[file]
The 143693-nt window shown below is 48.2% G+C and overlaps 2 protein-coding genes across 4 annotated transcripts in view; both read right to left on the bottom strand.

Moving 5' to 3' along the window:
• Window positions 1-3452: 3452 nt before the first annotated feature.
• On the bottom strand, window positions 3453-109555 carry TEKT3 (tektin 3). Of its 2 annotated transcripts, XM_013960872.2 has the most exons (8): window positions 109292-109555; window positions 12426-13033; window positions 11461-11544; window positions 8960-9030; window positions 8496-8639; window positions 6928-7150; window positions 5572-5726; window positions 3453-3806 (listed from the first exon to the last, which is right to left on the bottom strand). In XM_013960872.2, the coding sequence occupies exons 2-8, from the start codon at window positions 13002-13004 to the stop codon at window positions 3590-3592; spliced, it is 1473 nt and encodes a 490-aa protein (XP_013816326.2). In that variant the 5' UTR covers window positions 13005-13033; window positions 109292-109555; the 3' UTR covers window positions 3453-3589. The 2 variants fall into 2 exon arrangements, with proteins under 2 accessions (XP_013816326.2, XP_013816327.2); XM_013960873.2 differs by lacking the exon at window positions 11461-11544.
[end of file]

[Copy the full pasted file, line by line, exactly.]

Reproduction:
The 143693-nt window shown below is 48.2% G+C and overlaps 2 protein-coding genes across 4 annotated transcripts in view; both read right to left on the bottom strand.

Moving 5' to 3' along the window:
• Window positions 1-3452: 3452 nt before the first annotated feature.
• On the bottom strand, window positions 3453-109555 carry TEKT3 (tektin 3). Of its 2 annotated transcripts, XM_013960872.2 has the most exons (8): window positions 109292-109555; window positions 12426-13033; window positions 11461-11544; window positions 8960-9030; window positions 8496-8639; window positions 6928-7150; window positions 5572-5726; window positions 3453-3806 (listed from the first exon to the last, which is right to left on the bottom strand). In XM_013960872.2, the coding sequence occupies exons 2-8, from the start codon at window positions 13002-13004 to the stop codon at window positions 3590-3592; spliced, it is 1473 nt and encodes a 490-aa protein (XP_013816326.2). In that variant the 5' UTR covers window positions 13005-13033; window positions 109292-109555; the 3' UTR covers window positions 3453-3589. The 2 variants fall into 2 exon arrangements, with proteins under 2 accessions (XP_013816326.2, XP_013816327.2); XM_013960873.2 differs by lacking the exon at window positions 11461-11544.